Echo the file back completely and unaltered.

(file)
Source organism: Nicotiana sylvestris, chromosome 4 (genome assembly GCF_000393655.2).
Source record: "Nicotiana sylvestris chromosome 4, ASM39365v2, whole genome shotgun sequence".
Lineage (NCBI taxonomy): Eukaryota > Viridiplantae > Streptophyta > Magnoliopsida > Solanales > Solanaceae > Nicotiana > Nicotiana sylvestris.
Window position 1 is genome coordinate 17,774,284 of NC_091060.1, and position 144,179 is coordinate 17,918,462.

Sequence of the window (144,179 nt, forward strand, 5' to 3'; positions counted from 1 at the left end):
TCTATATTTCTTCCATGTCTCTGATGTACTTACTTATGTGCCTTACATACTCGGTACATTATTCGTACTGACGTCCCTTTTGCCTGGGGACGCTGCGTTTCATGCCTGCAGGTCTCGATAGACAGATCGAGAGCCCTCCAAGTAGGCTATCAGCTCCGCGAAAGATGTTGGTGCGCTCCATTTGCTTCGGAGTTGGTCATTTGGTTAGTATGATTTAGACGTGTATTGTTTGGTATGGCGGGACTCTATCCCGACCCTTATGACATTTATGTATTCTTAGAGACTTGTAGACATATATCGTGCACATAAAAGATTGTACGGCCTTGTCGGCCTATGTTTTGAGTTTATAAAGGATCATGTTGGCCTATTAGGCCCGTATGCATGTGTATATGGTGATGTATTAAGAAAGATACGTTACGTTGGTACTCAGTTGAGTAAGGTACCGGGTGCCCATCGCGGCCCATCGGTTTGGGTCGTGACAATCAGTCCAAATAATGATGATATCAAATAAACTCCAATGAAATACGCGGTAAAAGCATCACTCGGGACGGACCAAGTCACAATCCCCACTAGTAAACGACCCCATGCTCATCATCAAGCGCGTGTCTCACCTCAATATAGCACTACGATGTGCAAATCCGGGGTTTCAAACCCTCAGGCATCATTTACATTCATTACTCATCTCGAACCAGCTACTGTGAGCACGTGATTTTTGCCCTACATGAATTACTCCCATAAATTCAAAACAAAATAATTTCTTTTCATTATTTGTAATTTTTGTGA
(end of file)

Source organism: Nicotiana sylvestris, chromosome 4 (genome assembly GCF_000393655.2).
Source record: "Nicotiana sylvestris chromosome 4, ASM39365v2, whole genome shotgun sequence".
Lineage (NCBI taxonomy): Eukaryota > Viridiplantae > Streptophyta > Magnoliopsida > Solanales > Solanaceae > Nicotiana > Nicotiana sylvestris.
Window position 1 is genome coordinate 17,774,284 of NC_091060.1, and position 144,179 is coordinate 17,918,462.

Sequence of the window (144,179 nt, forward strand, 5' to 3'; positions counted from 1 at the left end):
TCTATATTTCTTCCATGTCTCTGATGTACTTACTTATGTGCCTTACATACTCGGTACATTATTCGTACTGACGTCCCTTTTGCCTGGGGACGCTGCGTTTCATGCCTGCAGGTCTCGATAGACAGATCGAGAGCCCTCCAAGTAGGCTATCAGCTCCGCGAAAGATGTTGGTGCGCTCCATTTGCTTCGGAGTTGGTCATTTGGTTAGTATGATTTAGACGTGTATTGTTTGGTATGGCGGGACTCTATCCCGACCCTTATGACATTTATGTATTCTTAGAGACTTGTAGACATATATCGTGCACATAAAAGATTGTACGGCCTTGTCGGCCTATGTTTTGAGTTTATAAAGGATCATGTTGGCCTATTAGGCCCGTATGCATGTGTATATGGTGATGTATTAAGAAAGATACGTTACGTTGGTACTCAGTTGAGTAAGGTACCGGGTGCCCATCGCGGCCCATCGGTTTGGGTCGTGACAATCAGTCCAAATAATGATGATATCAAATAAACTCCAATGAAATACGCGGTAAAAGCATCACTCGGGACGGACCAAGTCACAATCCCCACTAGTAAACGACCCCATGCTCATCATCAAGCGCGTGTCTCACCTCAATATAGCACTACGATGTGCAAATCCGGGGTTTCAAACCCTCAGGCATCATTTACATTCATTACTCATCTCGAACCAGCTACTGTGAGCACGTGATTTTTGCCCTACATGAATTACTCCCATAAATTCAAAACAAAATAATTTCTTTTCATTATTTGTAATTTTTGTGA